The classifier was used to withdraw a sand tailings stream from the circuit that resembled the beach deposits in the commercial plant. This is a device that uses an upwardly inclined screw to remove a more or less cohesive mass from a reservoir in which the solids settle to a consistency comparable to a beached deposit. Difficulties in tuning the operation of the classifier resulted in inclusion of contained coarse particles and silt, in a surge tank coupled to the classifier's feedbox, that should have been removed by the screw. On two occasions, difficulties with the classifier resulted in temporary process upsets, visible in the time traces of several parameters used to monitor the process.
During operation of the EEC, medium grade oil sand feed was used. As shown in FIG. 2, the grade declined throughout the run. During the 52 hours of the run, feed was in for 47 hr. Tonnage processed was as follows: 15 hr @ 3.0 TPH; 5 hr @ 2.5 TPH; 4 hr feed outage; 10 hr @ 2.5 TPH; 0.5 hr feed outage; and 22 hr @ 2.5 TPH for a total of 125 tons oil sand processed.
The temperature of the tumbler outlet was set to 80° C. Flooded slurry was at 74° C. and the PSV at 70° C.
Sodium silicate "N" was added to the tumbler to act as a dispersant and to replace conventional NaOH as the caustic process aid. The sodium silicate "N" was added to the process in an amount that was equivalent to an NaOH dose of 0.04 wt. %. The presence of fine oil in the PSV middlings suggested that this dose was too high. Some emulsification may have taken place. Since Sodium Silicate "N" has a SiO2 to Na2 O ratio of 3.22:1, the weight of silicate (dry basis) added was 0.13 wt. % on oil sand feed.
Total water use was set at 0.55 kg/kg oil sand feed, which is typical for applicants' commercial plant. The rate at which water was recycled from the clarifier to the front end of the process was equal to the total water used less any make up water. During the period when the oil sand feed rate was reduced to 2.5 TPH, the water was adjusted to 0.65 kg/kg oil sand.
Make up water, that is the water required from an outside source to keep the processing running, balanced the amount of water that left the circuit in froth and classifier tailings. The water loss in froth was just about balanced by the water gain from the oil sand feed. Thus, the make up water quantity was about equivalent to the amount of water rejected in the final sand tailings from the classifier, averaging about 0.19 kg/kg oil sand as shown in FIG. 3. The recycle water rate was thus of the order of (0.55-0.19)=0.36 kg/kg oil sand feed for the first 15 hours and 0.46 kg/kg feed for the remainder of the run.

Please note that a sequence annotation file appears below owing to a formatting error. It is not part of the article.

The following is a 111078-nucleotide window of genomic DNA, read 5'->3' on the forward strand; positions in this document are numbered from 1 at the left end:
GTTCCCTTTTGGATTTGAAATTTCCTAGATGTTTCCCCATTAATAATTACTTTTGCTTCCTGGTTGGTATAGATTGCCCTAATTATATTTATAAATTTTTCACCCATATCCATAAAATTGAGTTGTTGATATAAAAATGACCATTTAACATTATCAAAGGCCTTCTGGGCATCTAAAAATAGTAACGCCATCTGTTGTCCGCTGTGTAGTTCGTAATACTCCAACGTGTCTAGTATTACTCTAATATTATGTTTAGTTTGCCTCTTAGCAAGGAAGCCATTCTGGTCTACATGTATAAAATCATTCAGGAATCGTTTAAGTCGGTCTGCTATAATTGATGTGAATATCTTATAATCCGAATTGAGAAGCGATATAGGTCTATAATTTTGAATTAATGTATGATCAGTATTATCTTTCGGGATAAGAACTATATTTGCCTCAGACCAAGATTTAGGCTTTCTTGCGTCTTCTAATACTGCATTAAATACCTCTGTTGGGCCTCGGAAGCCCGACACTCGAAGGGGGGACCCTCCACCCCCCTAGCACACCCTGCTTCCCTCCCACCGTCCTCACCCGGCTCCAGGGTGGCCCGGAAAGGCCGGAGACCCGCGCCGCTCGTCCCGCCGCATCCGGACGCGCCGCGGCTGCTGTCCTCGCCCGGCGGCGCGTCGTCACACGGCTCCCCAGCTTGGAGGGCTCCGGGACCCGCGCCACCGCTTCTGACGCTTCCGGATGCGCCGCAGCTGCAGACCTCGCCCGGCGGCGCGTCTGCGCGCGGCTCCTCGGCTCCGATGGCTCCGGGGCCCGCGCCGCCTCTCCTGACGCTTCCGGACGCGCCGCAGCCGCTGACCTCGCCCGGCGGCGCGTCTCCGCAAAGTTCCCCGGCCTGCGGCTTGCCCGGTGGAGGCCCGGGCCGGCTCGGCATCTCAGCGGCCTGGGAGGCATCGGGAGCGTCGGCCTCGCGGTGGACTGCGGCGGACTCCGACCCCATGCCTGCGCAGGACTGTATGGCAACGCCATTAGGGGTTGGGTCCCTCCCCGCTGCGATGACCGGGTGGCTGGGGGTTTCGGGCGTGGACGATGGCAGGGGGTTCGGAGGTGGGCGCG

The present invention is based, in part, on balancing the quantity of ultrafines in the oil sand feed against the ultrafines in the water which are being included in the sand deposits from tailings i.e. in the dykes and beaches. This is automatically accomplished through a build up in the concentration of these fines, brought about by recycling the tailings pond water back to the process. It requires several cycles through the process for the concentration to reach steady state. A process cycle is a function of the EEC system residence time which is determined from the system volume and water flow rate.
The system volume included the volumes of the PSV 0.534 m3, flotation 0.191 m3, and clarifier. The clarifier comprised upper and lower portions. Above the feed inlet, the clarifier volume was 1.601 m3 and the volume below the inlet, where the coarse solids settled, was 3.203 m3. The volume of the surge tank was 0.640 m3. It had an exit half way up the side. The volume below this exit was 0.319 m3. At the end of the run, the surge tank was full of sand. Its water inventory was therefore zero.
As mentioned above, the water use in the run was 19 kg/kg oil sand or 0.57 m3 /hr for the first 15 hr. The residence time of the water, as a first approximation, was equal to the volume of the vessels divided by the volumetric flow rate. Corrections were made for the volume of the froth, the coarse solids sediment in the PSV, and the solids content in the bottom part of the clarifier, which amounted to about 20% of their volume. The calculated residence time for the water phase was 8.94 hours, detailed as follows:
______________________________________Water flow rate 0.57 m3 /hrWater phase volumesPSV (0.8*0.534) = 0.427 m3flotation 0.191 m3top of clarifier 1.601 m3bottom of clarifier (0.8*3.203) = 2.562 m3surge tank (0.0*0.319) = 0.000 m3Total Volume of process vessels 4.782 m3Residence time (4.782/0.57) = 8.39 hours______________________________________
It can be seen that the greatest contribution to the residence time was made by the clarifier.